Kori and Amanda Learn

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Kori Bakes: Funfetti. Enough said. May 17, 2010

Filed under: Brilliant things,Cooking,Merchandise — Kori Learns @ 3:51 PM


Okay, maybe I could say a little more.

I, Kori Learns, will never be confused with a culinary genius.  I do not make dishes more complex than the rare plate of scrambled eggs or the occasional grilled cheese.

Sometimes however, I bake.  In the past it’s been pies, but on Sunday I woke up and thought “Kori, it’s time to challenge yourself.  It’s time to take some initiative and expand your horizons.  Dream big.  Live large.”  Also, it is officially the start of the Cake-tatorship…so I had to make something.  So I made Funfetti.

Martufo kindly provided me with a box of Funfetti.  Funfetti is scientifically proven to be the quickest way to start a party and cure those Monday blues (see empirical evidence below).  Funfetti is hands down the absolute best type of cake from a box, and to be honest one of the best cake types of all time.  It is unsurpassed in both festiveness and deliciousness.  There are almost no occasions where sprinkle filled batter doesn’t add a little something something.

Empirical evidence of Funfetti’s greatness:  It is 3:36 PM and almost the entire cake is gone.  Considering the cake eating start time was 1:00 PM, we’re clearly dealing with a high demand item.  Smiles in the office abound.

As if Funfetti alone wasn’t enough to insure my success and a brilliant, action packed start to the Cake-tatorship, I made my own frosting.  That’s right kids, I made it all by myself.  Here’s the recipe:

For 1 cup of confectionary sugar add:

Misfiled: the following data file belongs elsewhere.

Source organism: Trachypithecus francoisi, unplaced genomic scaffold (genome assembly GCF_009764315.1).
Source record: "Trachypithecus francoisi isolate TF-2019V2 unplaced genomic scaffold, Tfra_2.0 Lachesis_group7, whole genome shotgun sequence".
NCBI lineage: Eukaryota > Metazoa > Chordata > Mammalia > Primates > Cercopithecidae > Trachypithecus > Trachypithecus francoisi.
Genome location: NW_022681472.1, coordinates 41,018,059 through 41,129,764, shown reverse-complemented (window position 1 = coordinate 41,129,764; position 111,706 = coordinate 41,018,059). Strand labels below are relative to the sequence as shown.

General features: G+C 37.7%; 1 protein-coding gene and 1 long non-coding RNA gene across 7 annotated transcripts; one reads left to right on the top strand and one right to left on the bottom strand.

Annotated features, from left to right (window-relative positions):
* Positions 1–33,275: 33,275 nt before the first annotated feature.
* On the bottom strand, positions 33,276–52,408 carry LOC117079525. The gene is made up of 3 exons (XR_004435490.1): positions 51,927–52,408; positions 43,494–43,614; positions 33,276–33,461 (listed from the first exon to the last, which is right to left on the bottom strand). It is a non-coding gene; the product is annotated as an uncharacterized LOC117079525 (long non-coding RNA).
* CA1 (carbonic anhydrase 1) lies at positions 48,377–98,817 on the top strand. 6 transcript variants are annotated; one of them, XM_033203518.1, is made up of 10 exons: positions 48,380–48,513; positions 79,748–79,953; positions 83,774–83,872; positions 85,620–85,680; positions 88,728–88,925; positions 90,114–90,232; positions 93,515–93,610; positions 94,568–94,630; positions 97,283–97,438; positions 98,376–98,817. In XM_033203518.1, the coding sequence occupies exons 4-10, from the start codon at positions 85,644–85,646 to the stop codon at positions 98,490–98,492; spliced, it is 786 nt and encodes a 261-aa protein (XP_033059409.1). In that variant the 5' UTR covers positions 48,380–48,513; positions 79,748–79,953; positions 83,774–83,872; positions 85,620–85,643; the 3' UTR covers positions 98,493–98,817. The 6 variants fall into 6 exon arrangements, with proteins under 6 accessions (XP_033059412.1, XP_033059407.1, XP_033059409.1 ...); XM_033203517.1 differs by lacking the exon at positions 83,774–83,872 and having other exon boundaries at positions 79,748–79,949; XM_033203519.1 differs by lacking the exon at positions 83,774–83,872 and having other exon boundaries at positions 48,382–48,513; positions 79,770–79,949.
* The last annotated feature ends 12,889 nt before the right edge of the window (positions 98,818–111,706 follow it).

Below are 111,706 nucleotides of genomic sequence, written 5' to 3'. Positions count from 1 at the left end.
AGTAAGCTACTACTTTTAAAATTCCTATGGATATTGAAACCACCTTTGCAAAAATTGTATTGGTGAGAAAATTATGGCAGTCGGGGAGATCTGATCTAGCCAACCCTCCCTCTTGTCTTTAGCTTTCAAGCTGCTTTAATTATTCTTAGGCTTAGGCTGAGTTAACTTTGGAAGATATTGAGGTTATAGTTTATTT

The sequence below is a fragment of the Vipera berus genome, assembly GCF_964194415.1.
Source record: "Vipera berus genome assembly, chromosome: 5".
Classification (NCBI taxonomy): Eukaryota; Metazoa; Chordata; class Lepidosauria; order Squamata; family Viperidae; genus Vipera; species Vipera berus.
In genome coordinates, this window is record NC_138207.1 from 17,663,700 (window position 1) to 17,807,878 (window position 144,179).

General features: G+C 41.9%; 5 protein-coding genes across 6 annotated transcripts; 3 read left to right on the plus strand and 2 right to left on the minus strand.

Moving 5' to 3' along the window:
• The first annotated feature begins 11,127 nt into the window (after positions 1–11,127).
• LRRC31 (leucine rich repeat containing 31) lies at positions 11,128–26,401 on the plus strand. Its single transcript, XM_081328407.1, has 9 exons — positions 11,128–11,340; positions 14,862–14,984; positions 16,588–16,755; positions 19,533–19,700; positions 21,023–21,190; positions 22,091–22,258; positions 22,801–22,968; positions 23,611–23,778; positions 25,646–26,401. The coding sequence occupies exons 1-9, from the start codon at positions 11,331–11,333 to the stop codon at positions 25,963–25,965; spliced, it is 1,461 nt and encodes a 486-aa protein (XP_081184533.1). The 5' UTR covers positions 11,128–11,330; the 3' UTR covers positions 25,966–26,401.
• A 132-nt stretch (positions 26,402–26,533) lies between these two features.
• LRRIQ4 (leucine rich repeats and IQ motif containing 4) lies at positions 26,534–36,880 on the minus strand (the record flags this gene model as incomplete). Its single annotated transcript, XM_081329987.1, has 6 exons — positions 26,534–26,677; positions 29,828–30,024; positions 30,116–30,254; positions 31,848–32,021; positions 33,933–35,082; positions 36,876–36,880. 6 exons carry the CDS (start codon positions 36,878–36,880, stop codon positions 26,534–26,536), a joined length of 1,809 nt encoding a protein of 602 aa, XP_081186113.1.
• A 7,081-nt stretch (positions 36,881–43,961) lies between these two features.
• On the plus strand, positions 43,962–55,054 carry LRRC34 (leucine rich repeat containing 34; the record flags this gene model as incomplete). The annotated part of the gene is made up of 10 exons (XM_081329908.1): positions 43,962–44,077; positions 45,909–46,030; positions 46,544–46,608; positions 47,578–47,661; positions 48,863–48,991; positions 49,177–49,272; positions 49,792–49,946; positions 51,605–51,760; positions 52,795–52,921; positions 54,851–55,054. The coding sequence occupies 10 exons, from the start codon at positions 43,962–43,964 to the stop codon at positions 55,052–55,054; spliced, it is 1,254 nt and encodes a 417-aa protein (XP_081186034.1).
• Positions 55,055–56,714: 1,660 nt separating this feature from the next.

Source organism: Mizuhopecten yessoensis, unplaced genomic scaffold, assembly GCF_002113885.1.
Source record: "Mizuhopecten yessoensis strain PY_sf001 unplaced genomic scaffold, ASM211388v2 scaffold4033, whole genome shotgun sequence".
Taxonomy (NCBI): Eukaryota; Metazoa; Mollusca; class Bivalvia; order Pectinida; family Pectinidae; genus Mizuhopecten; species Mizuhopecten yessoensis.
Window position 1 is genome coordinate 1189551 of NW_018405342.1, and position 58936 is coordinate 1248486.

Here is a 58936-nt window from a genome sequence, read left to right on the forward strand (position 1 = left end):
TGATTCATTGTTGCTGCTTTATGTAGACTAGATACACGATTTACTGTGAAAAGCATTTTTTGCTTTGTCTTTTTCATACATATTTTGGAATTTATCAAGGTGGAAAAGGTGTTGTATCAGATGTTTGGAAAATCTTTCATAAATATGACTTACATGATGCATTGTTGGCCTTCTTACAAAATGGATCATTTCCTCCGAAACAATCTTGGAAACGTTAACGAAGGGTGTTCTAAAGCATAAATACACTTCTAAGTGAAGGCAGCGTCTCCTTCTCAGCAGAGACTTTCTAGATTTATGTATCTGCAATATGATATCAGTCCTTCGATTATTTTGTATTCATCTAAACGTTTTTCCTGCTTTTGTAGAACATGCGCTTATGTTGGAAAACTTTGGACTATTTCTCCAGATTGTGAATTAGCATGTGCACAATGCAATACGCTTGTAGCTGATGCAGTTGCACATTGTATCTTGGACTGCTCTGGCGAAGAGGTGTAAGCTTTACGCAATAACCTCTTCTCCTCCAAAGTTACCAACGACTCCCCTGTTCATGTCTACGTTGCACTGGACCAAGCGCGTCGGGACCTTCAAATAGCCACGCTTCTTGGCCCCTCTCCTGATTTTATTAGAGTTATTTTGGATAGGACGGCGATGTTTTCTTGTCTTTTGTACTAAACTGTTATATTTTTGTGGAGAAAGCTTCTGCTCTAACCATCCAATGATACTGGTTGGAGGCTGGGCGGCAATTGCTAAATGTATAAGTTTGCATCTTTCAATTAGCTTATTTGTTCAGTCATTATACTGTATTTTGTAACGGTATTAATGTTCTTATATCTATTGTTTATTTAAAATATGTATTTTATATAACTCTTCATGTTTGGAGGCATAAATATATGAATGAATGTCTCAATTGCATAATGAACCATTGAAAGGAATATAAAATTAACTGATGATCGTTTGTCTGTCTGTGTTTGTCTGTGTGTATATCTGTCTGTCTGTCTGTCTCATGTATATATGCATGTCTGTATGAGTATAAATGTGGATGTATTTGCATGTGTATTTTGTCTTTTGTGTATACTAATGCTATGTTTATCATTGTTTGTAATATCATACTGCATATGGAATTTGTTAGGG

2 Tbsps softened butter

2-3 Tsps milk

1 Tsp vanilla extract

My homemade frosting was a home run, solidifying my Funfetti cake in the Kori Learns Baking Hall of Fame.  Game over.  Match point.  Funfetti wins.



Amanda Cooks, Kori Eats May 12, 2010

Filed under: Brilliant things,Cooking — Amanda @ 9:36 AM
Tags: ,

This is the first installment of a series we like to call “Amanda Cooks, Kori Eats.”  The topic is pretty self-explanatory.

Root Beer Float Cake

Recently, I came across this recipe on a blog I enjoy, Joy the Baker.  Two things prompted the cooking of this cake: 1) Kori and I both share a love of root beer floats, and 2) next week is the beginning of Cake Month (aka Cake-tatorship) in the office.  

I followed the recipe pretty much to the T, but with one twist: I edited the recipe to make it completely vegan.  Yes, VEGAN.  And it’s scrumptious!  

Click here for the original Root Beer Float Cake recipe.  

I substituted 1/2 cup of vegan yogurt for the eggs and soy margarine for butter.  I also had to use 70% cocoa for the frosting, instead of 60%, so I think it turned out a tad more bitter than it should be, but it’s still quite tasty!


A Brief History of Crossword Puzzles May 5, 2010

Filed under: Brilliant things,Crossword — Amanda @ 5:38 PM

Arthur Wynne's original crossword puzzle from December 21, 1913.

It’s no secret that we here at the Kori and Amanda Learn blog love crossword puzzles.  Who doesn’t?  But do you know who invented the crossword puzzle and when?  How are American crosswords different from British or Japanese crosswords?  Read on, dear reader.     

The first example of a crossword puzzle appeared on September 14, 1890, in the Italian magazine Il Secolo Illustrato della Domenica. It was designed by Giuseppe Airoldi and titled “Per passare il tempo” (“To pass the time”). Airoldi’s puzzle was a four-by-four grid with no shaded squares, but it included horizontal and vertical clues.      

On December 21, 1913, Arthur Wynne, a journalist from Liverpool, England, published a “word-cross” puzzle in the New York World that embodied most of the features of the genre as we know it. This puzzle is frequently cited as the first crossword puzzle, and Wynne as the inventor. Later, the name of the puzzle was changed to “crossword.”